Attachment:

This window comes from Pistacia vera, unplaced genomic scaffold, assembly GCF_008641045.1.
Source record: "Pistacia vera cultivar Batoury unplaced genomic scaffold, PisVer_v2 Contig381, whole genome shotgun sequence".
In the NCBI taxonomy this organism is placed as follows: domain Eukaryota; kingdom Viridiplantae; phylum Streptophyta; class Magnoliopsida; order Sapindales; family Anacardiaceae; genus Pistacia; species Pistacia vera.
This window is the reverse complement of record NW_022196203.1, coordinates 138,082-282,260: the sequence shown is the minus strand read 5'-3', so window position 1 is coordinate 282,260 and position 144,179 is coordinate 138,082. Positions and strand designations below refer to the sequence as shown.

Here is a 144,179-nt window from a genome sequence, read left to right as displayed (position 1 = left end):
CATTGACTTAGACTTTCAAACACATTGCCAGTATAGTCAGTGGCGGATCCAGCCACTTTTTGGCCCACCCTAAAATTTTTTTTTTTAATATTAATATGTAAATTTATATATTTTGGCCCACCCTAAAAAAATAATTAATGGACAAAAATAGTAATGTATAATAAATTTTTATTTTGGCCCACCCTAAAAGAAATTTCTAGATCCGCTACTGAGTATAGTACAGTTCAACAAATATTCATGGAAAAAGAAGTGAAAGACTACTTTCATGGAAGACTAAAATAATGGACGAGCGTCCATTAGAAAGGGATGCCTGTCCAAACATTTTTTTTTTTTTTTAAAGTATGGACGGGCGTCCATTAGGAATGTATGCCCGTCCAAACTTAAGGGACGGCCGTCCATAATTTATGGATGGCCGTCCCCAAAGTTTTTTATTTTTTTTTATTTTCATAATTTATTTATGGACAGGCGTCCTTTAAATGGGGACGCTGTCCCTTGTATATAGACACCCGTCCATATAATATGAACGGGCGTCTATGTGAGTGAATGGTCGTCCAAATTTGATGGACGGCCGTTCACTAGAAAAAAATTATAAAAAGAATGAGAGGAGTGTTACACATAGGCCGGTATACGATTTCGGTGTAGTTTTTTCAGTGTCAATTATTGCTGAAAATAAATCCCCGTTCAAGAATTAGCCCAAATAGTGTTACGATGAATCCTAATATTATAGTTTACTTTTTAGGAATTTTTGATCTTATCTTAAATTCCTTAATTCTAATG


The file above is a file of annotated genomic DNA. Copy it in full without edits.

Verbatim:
This window comes from Pistacia vera, unplaced genomic scaffold, assembly GCF_008641045.1.
Source record: "Pistacia vera cultivar Batoury unplaced genomic scaffold, PisVer_v2 Contig381, whole genome shotgun sequence".
In the NCBI taxonomy this organism is placed as follows: domain Eukaryota; kingdom Viridiplantae; phylum Streptophyta; class Magnoliopsida; order Sapindales; family Anacardiaceae; genus Pistacia; species Pistacia vera.
This window is the reverse complement of record NW_022196203.1, coordinates 138,082-282,260: the sequence shown is the minus strand read 5'-3', so window position 1 is coordinate 282,260 and position 144,179 is coordinate 138,082. Positions and strand designations below refer to the sequence as shown.

Here is a 144,179-nt window from a genome sequence, read left to right as displayed (position 1 = left end):
CATTGACTTAGACTTTCAAACACATTGCCAGTATAGTCAGTGGCGGATCCAGCCACTTTTTGGCCCACCCTAAAATTTTTTTTTTTAATATTAATATGTAAATTTATATATTTTGGCCCACCCTAAAAAAATAATTAATGGACAAAAATAGTAATGTATAATAAATTTTTATTTTGGCCCACCCTAAAAGAAATTTCTAGATCCGCTACTGAGTATAGTACAGTTCAACAAATATTCATGGAAAAAGAAGTGAAAGACTACTTTCATGGAAGACTAAAATAATGGACGAGCGTCCATTAGAAAGGGATGCCTGTCCAAACATTTTTTTTTTTTTTTAAAGTATGGACGGGCGTCCATTAGGAATGTATGCCCGTCCAAACTTAAGGGACGGCCGTCCATAATTTATGGATGGCCGTCCCCAAAGTTTTTTATTTTTTTTTATTTTCATAATTTATTTATGGACAGGCGTCCTTTAAATGGGGACGCTGTCCCTTGTATATAGACACCCGTCCATATAATATGAACGGGCGTCTATGTGAGTGAATGGTCGTCCAAATTTGATGGACGGCCGTTCACTAGAAAAAAATTATAAAAAGAATGAGAGGAGTGTTACACATAGGCCGGTATACGATTTCGGTGTAGTTTTTTCAGTGTCAATTATTGCTGAAAATAAATCCCCGTTCAAGAATTAGCCCAAATAGTGTTACGATGAATCCTAATATTATAGTTTACTTTTTAGGAATTTTTGATCTTATCTTAAATTCCTTAATTCTAATG